“Geometry of Cell Jamming: New biology, Surprising Physics, and Useful Ideas About Airway Epithelium”
As an injury heals, an embryo develops, or a carcinoma spreads, epithelial cells systematically change their shape. In each of these processes cell shape is studied extensively whereas variability of shape from cell-to-cell is regarded most often as biological noise. But where do cell shape and its variability come from? Here we report that cell shape and shape variability are mutually constrained through a relationship that is purely geometrical. That relationship is shown to govern processes as diverse as maturation of the pseudostratified bronchial epithelial layer cultured from non-asthmatic or asthmatic donors, and formation of the ventral furrow in the Drosophila embryo. Across these and other epithelial systems, shape variability collapses to a family of distributions that is common to all. These findings suggest a connection between jamming and geometry that spans living organisms and inert jammed systems, and thus transcends system details. Although molecular events are needed for any complete theory of cell shape and cell packing, observations point to the hypothesis that jamming behavior at larger scales of organization sets overriding geometrical constraints.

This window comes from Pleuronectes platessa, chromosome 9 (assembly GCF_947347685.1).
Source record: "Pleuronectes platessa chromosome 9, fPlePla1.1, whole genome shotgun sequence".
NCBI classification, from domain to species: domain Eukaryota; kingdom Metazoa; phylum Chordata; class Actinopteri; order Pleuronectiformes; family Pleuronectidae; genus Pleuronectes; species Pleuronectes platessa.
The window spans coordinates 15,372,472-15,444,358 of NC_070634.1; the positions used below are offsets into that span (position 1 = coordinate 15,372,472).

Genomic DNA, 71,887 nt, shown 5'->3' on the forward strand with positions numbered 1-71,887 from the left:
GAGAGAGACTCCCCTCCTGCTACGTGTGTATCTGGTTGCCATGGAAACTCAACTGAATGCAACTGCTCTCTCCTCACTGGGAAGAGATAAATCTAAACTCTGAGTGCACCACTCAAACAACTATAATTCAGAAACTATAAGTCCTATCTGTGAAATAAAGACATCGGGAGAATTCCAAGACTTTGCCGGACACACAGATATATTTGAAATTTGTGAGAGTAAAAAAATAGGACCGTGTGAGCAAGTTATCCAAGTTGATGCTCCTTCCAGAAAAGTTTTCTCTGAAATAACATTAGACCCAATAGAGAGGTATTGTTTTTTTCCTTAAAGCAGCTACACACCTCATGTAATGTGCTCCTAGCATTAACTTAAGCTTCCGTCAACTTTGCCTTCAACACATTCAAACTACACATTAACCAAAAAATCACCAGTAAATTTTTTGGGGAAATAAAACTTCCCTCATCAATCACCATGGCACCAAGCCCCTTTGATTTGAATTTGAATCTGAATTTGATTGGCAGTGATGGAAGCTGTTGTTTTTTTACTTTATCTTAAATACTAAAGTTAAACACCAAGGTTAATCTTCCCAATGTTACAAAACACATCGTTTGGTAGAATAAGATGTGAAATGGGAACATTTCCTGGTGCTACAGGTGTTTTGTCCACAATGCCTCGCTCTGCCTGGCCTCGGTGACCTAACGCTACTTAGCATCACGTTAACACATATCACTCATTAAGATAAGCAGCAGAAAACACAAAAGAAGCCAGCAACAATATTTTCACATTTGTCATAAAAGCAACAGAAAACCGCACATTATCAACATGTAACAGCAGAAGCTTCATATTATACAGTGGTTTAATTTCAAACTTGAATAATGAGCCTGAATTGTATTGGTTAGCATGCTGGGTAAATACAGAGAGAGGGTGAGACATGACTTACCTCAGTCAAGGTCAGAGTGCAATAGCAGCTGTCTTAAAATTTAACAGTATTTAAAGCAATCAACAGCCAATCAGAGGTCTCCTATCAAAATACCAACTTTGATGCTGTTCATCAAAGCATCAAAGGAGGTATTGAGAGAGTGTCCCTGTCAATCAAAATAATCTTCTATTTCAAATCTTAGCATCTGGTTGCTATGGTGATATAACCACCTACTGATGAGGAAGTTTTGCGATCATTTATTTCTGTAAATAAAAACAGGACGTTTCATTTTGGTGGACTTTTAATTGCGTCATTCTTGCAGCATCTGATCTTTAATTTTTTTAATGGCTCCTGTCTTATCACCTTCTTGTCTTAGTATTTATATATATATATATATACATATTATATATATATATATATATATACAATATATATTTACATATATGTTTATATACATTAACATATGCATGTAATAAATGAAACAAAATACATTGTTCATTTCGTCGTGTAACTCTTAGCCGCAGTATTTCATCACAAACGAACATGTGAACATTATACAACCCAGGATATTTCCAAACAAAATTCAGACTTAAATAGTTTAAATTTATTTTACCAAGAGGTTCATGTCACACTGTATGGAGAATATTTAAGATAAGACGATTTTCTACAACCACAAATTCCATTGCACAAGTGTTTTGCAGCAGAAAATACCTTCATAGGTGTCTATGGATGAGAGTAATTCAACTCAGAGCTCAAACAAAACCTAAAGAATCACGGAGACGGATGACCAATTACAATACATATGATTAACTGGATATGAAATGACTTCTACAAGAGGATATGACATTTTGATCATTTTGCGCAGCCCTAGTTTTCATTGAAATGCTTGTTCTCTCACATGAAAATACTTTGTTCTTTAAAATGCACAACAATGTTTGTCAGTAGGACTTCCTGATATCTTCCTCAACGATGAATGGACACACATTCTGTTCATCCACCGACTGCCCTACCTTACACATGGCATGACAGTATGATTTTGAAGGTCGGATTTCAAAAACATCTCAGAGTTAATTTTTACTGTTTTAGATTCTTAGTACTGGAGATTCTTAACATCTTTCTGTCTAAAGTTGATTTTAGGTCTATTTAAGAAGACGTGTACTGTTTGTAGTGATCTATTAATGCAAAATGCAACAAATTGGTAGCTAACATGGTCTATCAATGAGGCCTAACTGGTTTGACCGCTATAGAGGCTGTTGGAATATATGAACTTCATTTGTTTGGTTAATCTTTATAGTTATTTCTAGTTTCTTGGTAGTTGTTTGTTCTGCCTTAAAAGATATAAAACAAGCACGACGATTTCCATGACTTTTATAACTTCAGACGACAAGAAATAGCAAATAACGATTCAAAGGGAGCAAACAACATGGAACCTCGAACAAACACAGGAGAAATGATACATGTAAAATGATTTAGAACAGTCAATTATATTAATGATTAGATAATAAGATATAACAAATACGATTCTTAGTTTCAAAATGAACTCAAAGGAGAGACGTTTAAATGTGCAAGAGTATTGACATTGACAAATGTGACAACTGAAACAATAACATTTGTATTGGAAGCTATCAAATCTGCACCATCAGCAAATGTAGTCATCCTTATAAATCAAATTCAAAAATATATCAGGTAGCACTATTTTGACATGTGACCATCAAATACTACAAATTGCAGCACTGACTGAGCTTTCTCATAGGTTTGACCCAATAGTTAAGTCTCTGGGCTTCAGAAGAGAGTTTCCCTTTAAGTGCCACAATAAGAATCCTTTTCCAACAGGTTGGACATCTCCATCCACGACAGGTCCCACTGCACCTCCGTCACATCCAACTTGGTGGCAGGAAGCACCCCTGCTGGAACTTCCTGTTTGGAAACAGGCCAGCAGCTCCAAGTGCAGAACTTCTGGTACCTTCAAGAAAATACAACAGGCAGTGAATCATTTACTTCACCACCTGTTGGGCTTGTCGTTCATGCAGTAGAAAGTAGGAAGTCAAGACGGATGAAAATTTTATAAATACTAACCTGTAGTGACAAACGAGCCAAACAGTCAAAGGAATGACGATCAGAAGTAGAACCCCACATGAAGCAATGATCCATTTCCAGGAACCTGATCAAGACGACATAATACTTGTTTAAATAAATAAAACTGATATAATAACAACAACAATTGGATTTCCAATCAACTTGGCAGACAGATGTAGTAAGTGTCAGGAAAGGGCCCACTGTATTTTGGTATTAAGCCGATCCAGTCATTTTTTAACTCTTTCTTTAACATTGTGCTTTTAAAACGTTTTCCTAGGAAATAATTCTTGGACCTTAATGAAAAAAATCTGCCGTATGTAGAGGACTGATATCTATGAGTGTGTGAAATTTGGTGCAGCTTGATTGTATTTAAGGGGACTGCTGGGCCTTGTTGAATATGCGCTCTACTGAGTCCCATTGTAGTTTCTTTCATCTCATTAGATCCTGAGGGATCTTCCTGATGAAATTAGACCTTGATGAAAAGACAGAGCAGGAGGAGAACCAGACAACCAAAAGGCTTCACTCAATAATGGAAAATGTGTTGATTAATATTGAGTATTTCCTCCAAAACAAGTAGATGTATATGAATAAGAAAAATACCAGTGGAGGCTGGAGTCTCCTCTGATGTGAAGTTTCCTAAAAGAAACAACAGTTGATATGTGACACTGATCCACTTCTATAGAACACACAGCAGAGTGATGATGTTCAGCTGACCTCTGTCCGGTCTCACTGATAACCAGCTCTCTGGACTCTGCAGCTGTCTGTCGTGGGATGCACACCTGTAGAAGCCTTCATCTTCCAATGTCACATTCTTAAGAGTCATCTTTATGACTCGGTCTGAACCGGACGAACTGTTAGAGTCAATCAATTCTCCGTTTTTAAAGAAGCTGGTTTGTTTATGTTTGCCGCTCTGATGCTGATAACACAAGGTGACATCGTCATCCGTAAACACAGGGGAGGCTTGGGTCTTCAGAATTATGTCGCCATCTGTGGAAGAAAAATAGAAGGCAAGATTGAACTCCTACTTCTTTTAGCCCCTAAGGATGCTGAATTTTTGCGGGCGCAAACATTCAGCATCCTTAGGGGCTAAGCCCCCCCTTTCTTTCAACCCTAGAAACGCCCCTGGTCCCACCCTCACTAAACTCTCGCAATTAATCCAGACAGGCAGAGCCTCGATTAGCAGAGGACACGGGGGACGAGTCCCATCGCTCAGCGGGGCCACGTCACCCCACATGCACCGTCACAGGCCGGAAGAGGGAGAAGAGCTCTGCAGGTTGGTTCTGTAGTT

Dr. Jeffrey J. Fredberg has worked to bridge the physical sciences with the life sciences at the levels of organ, tissue, and cell. His group has addresses basic material properties expressed by every eukaryotic cell, such as deformability, contractility, malleability, and motility. More recently his group has also turned attention to collective cellular migration as occurs with bronchial epithelial cells in asthma, with cell invasion in breast cancer, and with embryonic development in Drosophila melanogaster.